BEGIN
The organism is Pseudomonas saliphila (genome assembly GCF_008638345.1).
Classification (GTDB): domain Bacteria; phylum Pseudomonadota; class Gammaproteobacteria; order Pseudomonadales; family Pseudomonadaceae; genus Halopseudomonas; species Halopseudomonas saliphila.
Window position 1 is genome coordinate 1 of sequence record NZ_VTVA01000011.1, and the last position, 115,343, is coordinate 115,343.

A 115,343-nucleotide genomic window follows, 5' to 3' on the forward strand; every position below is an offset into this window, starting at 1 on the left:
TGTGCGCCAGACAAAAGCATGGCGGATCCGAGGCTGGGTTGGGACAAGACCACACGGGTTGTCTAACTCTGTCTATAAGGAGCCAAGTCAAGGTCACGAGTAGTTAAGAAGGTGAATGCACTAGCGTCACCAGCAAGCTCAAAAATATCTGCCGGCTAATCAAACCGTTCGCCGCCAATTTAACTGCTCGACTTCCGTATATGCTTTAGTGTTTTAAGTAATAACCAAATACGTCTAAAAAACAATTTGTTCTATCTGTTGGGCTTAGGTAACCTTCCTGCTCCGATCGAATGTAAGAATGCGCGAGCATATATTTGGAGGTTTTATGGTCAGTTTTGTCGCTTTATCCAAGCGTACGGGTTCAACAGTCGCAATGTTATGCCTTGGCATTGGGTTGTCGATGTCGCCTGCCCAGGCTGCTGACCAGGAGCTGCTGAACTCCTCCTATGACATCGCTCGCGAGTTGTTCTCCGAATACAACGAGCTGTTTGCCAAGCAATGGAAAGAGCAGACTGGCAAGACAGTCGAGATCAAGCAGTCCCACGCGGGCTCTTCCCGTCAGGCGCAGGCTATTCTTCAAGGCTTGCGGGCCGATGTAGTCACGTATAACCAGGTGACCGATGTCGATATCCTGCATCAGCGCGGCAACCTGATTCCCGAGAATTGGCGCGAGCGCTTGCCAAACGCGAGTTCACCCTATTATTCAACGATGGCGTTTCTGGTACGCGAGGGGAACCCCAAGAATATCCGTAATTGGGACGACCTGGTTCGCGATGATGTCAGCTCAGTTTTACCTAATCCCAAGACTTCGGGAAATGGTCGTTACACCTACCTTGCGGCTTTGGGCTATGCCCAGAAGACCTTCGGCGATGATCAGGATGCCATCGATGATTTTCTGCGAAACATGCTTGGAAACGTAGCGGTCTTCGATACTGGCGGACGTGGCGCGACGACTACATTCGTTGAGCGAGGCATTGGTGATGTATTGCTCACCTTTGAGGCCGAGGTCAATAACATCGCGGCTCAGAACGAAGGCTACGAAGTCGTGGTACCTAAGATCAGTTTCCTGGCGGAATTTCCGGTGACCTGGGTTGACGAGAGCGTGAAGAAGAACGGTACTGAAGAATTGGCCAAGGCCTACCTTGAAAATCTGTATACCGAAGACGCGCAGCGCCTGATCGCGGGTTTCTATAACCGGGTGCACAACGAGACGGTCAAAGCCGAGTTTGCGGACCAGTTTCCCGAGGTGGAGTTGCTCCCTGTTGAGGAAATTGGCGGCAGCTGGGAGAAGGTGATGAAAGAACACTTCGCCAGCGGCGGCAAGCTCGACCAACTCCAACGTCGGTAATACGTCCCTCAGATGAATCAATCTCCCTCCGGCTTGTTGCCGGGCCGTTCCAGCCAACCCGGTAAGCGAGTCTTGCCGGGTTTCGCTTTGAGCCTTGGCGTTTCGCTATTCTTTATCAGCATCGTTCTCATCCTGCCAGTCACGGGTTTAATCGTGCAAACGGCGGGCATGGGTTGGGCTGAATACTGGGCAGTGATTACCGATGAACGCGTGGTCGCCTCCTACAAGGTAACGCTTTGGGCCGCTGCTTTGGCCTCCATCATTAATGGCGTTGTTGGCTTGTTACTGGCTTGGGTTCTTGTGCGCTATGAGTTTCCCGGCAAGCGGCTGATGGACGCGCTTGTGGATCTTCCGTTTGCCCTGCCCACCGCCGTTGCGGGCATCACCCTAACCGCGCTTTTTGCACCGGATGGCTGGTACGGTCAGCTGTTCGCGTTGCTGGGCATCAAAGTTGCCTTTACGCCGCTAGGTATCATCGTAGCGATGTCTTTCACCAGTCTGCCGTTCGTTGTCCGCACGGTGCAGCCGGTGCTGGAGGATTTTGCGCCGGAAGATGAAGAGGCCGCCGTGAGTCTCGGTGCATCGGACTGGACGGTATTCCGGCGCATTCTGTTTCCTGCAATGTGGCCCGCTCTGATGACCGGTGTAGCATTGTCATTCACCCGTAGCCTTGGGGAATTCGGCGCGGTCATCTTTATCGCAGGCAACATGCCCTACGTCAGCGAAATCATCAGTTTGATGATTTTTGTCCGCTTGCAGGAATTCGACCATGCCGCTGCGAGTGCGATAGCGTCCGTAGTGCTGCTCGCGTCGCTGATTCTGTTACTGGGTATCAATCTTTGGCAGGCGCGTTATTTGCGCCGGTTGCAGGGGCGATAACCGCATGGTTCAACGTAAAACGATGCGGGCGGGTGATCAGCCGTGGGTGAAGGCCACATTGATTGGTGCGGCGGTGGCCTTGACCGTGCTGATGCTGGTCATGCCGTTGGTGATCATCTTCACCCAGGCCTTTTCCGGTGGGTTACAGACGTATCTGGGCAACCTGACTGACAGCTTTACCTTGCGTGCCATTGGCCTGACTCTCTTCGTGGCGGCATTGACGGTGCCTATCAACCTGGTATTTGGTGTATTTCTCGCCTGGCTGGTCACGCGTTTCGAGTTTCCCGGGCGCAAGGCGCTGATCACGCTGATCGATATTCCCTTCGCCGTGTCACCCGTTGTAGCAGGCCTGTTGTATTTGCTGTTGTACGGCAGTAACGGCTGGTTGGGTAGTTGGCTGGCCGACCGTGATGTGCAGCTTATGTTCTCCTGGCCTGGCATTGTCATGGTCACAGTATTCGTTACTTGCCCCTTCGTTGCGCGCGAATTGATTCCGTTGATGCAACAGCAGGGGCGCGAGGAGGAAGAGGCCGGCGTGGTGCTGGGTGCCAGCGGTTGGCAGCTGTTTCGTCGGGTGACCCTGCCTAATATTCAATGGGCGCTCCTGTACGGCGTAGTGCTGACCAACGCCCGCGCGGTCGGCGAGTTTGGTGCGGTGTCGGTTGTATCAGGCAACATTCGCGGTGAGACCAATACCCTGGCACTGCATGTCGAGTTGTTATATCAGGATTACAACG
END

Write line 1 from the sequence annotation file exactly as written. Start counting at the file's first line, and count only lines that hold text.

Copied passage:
The organism is Pseudomonas saliphila (genome assembly GCF_008638345.1).